How cyberbullying impacts a child's self image

Doctor's say today's kids face challenges not seen 20 years ago

SIOUX CITY, Iowa - The start of another school year can mean stress filled days for students. Especially those targeted by bullies.  In this weeks CyberSafe Parent report, why online technology can mean instantaneous harassment that never seems to go away.

Twenty years ago if a student got picked on, the harassment didn't last long.  Kids were riding their bike home having dinner and the next day nobody remembered because social media wasn't there to remind folks.

But health professionals like Clinical Psychologist Dr. Raul Sanchez say today's kids face a different challenge.

"Today, if that happens, you're roasted for 24 hours if not 36 hours or more, and unless something huge happens, you're the story, and if that's negative and bad attention, you really start to believe it. And, that's the problem with many kids, they believe they are who others say they are," said Dr. Sanchez.

The doctor works with students and parents alike at Renewing the Mind Clinic.  He says anxiety and depression rates for middle school students have both doubled in the last five years and what classmates are saying about each other online is partly to blame.

"I see my identity through the looking glass everyone else sees me through. So I know who I am because you told me who I am.  And if it's negative it sticks and kids can't get rid of it," added Dr. Sanchez.  The doctor says it's a case of you are vs I am.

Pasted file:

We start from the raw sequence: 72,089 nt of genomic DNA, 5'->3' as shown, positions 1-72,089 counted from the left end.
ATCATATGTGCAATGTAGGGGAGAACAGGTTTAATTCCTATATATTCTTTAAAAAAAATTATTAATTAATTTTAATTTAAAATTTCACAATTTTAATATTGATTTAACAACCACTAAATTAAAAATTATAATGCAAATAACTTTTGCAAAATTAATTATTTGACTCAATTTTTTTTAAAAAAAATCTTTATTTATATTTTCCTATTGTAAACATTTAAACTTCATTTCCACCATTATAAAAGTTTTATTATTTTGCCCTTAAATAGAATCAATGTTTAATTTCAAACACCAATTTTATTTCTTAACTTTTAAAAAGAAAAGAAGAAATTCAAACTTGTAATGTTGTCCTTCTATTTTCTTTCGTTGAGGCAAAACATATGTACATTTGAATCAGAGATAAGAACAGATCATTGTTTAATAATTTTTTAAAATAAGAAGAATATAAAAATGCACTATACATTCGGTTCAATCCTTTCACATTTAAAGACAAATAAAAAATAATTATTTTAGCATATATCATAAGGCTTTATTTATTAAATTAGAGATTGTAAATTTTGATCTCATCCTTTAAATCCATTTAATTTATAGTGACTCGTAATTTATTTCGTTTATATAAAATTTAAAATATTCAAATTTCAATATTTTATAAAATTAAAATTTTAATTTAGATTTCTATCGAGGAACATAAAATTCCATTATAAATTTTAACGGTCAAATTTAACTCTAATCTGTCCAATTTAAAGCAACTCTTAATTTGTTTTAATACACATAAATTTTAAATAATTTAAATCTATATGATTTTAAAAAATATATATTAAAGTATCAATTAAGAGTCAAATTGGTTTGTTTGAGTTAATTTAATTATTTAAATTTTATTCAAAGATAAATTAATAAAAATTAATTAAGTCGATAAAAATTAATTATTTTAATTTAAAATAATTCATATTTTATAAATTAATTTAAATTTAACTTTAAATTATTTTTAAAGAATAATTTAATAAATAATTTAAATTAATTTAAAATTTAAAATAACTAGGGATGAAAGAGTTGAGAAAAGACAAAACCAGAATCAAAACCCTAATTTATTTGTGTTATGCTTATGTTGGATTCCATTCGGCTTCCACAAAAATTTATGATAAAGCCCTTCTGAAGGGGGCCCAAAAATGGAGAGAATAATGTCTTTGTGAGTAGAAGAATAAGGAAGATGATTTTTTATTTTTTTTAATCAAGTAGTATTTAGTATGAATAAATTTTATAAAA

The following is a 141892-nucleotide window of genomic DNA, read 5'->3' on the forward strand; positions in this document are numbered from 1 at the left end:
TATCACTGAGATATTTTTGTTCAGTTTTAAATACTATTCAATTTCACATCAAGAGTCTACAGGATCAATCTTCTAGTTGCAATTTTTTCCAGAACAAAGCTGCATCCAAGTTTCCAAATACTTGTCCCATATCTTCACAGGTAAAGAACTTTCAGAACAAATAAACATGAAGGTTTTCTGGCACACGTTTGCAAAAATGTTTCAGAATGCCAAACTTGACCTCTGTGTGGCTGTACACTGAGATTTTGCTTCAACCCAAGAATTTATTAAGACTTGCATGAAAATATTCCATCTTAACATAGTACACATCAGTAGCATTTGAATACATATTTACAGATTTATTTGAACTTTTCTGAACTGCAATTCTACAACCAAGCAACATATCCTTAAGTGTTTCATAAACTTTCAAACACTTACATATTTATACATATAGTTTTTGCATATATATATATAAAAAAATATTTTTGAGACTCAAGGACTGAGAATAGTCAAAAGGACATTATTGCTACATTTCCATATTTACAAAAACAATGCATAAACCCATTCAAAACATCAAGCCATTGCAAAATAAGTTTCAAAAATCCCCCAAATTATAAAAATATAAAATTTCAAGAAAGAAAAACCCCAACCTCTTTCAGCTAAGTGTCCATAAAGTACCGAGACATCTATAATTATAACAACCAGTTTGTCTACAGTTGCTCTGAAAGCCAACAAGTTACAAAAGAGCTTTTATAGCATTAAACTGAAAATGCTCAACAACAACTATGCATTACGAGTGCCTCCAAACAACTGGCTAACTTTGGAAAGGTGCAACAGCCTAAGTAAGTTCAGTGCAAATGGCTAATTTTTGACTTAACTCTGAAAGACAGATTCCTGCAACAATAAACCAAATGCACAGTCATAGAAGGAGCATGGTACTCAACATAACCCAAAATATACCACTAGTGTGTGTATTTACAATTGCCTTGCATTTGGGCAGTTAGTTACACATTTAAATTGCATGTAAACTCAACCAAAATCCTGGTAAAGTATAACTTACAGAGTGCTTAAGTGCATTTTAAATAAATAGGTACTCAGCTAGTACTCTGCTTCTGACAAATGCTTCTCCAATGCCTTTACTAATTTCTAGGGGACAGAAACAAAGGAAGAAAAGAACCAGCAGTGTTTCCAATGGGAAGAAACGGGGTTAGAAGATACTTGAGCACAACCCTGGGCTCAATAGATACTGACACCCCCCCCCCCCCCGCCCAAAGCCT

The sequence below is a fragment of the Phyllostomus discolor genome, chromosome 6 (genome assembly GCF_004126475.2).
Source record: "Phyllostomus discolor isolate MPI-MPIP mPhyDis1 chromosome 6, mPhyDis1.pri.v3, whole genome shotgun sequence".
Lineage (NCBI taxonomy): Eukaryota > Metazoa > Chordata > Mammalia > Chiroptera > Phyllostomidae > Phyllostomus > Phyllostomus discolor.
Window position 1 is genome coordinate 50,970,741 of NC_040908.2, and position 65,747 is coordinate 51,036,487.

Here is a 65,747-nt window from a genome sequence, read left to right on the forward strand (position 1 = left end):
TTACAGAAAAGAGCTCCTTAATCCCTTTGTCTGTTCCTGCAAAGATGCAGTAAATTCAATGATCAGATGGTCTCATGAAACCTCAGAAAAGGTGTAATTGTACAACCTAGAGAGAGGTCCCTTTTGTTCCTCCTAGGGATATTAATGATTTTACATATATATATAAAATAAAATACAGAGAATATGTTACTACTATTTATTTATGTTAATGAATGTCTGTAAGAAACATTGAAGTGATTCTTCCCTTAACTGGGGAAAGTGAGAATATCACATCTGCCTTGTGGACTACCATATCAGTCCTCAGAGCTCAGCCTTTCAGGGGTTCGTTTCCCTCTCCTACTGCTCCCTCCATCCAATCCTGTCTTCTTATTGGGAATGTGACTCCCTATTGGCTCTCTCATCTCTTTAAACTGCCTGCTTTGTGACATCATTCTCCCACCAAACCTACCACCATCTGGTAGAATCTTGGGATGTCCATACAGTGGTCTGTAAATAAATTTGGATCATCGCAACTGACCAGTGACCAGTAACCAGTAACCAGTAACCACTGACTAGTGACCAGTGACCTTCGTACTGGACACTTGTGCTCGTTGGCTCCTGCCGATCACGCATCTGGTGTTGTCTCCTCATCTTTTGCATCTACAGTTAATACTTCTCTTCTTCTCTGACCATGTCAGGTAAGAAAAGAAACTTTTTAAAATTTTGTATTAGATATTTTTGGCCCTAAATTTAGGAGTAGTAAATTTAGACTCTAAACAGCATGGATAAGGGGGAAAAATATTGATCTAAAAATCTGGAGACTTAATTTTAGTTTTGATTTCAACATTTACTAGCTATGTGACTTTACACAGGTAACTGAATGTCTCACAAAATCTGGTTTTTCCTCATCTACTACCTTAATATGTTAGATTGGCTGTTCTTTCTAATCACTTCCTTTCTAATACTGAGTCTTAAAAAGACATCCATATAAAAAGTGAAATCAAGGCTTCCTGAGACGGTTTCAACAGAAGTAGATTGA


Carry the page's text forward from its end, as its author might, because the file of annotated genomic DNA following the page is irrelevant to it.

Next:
So what can a parent do to make sure their child develops a good self image?
Encourage participation in multiple activities and don't follow the popular trend of being activity specific.

"If I'm good at band, and you rip on me for being bad at football, I can just say, "Dude, I'm first chair, get off of me."  But if you don't have an identity and don't do well and you're roasting me, I have nowhere to fall," said Dr. Sanchez.

The doctor tells me keeping kids accountable is also important to building a good self image.  We'll share why and pass along other important information he has for kids and parents alike in next week's report.

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